Take the large blue figs when pretty ripe, and steep them in white wine, having made some slits in them, that they may swell and gather in the substance of the wine.
Then slice some other figs and let them simmer over a fire in water until they are reduced to a kind of pulp.
Then strain out the water, pressing the pulp hard and pour it as hot as possible on the figs that are imbrued in the wine.
Let the quantities be nearly equal, but the water somewhat more than the wine and figs.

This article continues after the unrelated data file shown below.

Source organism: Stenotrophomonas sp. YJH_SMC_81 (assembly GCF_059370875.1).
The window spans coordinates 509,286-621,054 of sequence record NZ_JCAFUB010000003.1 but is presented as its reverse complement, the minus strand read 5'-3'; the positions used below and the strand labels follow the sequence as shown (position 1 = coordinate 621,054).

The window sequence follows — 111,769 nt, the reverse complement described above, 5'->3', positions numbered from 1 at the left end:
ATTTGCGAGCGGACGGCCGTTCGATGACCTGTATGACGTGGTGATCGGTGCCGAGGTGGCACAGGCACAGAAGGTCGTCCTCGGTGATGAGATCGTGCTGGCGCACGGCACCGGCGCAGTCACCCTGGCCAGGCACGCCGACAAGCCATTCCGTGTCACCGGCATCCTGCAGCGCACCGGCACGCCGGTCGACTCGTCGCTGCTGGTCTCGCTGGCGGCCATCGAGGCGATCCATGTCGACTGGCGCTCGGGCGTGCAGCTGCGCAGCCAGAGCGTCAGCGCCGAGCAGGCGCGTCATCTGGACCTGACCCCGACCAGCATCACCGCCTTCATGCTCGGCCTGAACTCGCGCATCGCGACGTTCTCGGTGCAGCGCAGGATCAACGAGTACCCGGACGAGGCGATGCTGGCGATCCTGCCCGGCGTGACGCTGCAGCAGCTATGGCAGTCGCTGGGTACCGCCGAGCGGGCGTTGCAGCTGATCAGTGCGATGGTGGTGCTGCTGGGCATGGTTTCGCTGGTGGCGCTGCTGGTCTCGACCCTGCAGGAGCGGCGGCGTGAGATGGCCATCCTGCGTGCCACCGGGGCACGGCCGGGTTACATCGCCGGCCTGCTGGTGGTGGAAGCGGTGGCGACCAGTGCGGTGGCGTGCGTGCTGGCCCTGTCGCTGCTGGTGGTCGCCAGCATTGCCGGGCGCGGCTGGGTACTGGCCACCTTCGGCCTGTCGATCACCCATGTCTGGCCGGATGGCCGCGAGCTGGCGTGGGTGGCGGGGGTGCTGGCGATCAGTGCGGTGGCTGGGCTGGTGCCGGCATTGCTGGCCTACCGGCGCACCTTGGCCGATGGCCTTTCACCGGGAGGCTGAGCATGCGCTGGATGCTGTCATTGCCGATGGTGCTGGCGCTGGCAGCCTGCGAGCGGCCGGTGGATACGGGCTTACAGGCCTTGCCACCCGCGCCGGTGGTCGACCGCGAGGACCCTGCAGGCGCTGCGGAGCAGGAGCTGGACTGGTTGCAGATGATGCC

Let them stand twenty-four hours, mash them well together, and draw off what will run without squeezing.
Then press the rest, and if not sweet enough add a sufficient quantity of sugar to make it so.
Let it ferment, and add to it a little honey and sugar candy, then fine it with white of eggs, and a little isinglass, and draw it off for use.
[From: Old Time Recipes for Home Made Wines, Cordials and Liquerurs From Fruits, Flowers, Vegetables, and Shrubs, Compiled by Helen S. Wright, Boston, The Page Company, Publishers, Copyright 1909, by Dana Estes and Company, Fourth Impression, January. 1922 Printed by C.H. Simonds Company, Boston, Mass, USA]
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